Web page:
Flutter vs Xamarin: Platform Coverage
Both Flutter and Xamarin support multiple platforms. Flutter started as a prolific Android/iOS development toolset, but was quickly announced to expand to Windows, macOS, web, Linux, and other platforms.
Xamarin, as a much more established framework, already boasts stable support of iOS, Android, Windows (UWP), and macOS platforms. Support for GTK#, Samsung’s Tizen, and WPF are at various technical preview and beta stages. It is also possible to create Xamarin web apps via the Uno Platform and Ooui.
Language. Learning for Developers. Community
According to the TIOBE Index, C# is currently the sixth most popular programming language in the world. This is undoubtfully thanks to the massive popularity of the .NET development framework, which includes Xamarin as its part.
While not nearly as widespread as Java or Android Studio, C# is appreciated by many and has its undeniable perks.
The combo of C#, .NET, and Visual Studio IDE often makes Xamarin the framework of choice for first-time mobile developers who are used to the stack. This tendency will also likely intensify with the upcoming .NET 5, expected to bring about further consolidation of .NET framework and its parts, Xamarin included.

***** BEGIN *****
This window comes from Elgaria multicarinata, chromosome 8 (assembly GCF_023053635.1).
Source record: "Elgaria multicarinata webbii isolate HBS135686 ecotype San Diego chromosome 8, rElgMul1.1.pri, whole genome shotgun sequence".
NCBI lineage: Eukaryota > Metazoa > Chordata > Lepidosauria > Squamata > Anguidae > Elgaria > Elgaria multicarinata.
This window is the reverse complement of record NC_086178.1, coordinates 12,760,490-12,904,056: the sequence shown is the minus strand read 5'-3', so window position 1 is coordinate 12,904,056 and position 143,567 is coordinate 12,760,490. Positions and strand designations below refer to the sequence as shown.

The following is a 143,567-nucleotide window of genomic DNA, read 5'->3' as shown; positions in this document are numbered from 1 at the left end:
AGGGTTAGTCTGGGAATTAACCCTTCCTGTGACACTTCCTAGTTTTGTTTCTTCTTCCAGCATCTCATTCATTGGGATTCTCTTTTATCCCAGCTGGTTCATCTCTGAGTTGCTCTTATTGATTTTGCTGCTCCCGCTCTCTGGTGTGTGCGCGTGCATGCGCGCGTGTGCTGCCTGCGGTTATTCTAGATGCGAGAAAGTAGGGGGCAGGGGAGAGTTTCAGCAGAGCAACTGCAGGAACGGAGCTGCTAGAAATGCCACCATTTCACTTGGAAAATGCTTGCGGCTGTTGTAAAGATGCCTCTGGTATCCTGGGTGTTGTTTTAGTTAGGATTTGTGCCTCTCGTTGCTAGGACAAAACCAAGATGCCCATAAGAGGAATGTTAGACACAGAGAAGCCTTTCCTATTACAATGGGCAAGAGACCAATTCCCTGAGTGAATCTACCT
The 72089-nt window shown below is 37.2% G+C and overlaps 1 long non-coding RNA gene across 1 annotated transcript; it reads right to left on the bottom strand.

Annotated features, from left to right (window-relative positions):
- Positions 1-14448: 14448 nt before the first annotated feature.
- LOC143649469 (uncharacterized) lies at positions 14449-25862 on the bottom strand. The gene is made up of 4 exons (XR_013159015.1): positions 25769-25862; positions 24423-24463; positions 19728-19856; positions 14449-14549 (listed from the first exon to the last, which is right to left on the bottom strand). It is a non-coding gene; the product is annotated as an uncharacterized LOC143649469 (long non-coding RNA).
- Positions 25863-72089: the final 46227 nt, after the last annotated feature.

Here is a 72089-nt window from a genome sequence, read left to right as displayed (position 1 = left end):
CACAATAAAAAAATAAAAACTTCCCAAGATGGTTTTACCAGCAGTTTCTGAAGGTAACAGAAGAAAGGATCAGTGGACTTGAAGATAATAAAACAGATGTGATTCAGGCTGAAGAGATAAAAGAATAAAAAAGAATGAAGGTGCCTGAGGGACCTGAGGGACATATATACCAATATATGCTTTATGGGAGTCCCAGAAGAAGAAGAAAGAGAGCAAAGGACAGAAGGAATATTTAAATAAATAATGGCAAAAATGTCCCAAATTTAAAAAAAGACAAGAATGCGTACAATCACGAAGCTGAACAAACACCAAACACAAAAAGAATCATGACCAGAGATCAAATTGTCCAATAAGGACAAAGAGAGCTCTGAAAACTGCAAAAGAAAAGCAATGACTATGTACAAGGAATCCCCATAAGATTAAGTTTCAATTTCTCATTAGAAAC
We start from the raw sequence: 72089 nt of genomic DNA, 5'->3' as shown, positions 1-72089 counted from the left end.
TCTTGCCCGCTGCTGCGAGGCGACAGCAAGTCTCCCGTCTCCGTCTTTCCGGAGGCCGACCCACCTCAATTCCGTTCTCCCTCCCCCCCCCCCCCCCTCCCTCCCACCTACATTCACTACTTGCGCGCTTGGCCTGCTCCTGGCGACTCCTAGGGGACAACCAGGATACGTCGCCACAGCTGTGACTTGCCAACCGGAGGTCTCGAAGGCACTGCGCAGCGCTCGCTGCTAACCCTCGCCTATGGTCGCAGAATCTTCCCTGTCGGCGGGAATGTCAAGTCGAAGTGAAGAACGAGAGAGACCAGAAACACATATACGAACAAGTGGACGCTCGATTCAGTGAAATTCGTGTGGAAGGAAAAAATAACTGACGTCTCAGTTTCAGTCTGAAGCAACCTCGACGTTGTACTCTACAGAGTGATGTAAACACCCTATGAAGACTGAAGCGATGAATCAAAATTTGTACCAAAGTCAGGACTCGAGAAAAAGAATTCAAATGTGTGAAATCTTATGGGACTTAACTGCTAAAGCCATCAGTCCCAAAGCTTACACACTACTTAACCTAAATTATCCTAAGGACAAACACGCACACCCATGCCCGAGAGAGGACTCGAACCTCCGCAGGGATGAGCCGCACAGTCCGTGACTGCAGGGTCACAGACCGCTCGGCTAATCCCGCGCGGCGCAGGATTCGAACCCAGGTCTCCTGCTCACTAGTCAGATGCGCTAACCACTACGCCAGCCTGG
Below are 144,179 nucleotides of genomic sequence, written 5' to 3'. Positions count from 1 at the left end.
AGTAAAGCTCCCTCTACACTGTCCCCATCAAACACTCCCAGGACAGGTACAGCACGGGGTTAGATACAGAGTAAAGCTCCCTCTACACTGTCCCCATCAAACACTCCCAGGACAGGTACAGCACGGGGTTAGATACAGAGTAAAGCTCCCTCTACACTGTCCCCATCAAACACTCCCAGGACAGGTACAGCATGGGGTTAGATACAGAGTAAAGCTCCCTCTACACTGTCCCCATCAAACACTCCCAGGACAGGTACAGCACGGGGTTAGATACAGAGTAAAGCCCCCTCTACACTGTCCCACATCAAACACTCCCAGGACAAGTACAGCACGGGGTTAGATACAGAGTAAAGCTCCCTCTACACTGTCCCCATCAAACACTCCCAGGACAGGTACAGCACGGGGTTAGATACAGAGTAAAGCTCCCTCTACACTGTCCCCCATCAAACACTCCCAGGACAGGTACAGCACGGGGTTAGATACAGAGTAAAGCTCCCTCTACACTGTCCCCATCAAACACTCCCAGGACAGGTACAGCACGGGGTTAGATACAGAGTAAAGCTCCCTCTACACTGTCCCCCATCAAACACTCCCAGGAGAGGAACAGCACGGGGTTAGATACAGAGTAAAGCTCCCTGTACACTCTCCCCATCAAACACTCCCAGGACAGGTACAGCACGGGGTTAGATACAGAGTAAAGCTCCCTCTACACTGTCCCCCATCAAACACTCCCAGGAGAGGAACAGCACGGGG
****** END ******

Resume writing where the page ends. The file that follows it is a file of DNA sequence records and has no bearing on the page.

Thanks to its integration with .NET and the long history of development with Xamarin.iOS and Xamarin.Android, even highly unique native mobile apps can be created with C# without a single line of Swift or Java code needed. At the same time, XAML and Xamarin.Forms can increase code reusability up to 96% with their native, clean and fairly simple UIs.
With a background in C#/.NET, any new Xamarin developer can learn the ropes in a matter of days. Picking it up becomes a perfectly manageable task also thanks to a variety of options to learn C# and Xamarin, such as through extensive documentation, books, online and offline courses by Microsoft and third parties, Xamarin forums, Stack Overflow, etc.
Dart is yet to get into the top-20 most popular programming languages list, but it’s been picking up steam recently. In large part, the reason for that is Flutter: the interest in the budding framework cultivates more interest in Dart, which isn’t very widely used otherwise (in contrast to Xamarin owing much of its popularity to the massive use of C# and .NET).
The Flutter development community is small but enthusiastic. It’s quickly growing, too, so finding help online and learning one's way around the framework shouldn’t be much of a problem—though at the moment it still can be harder compared to C# and Xamarin.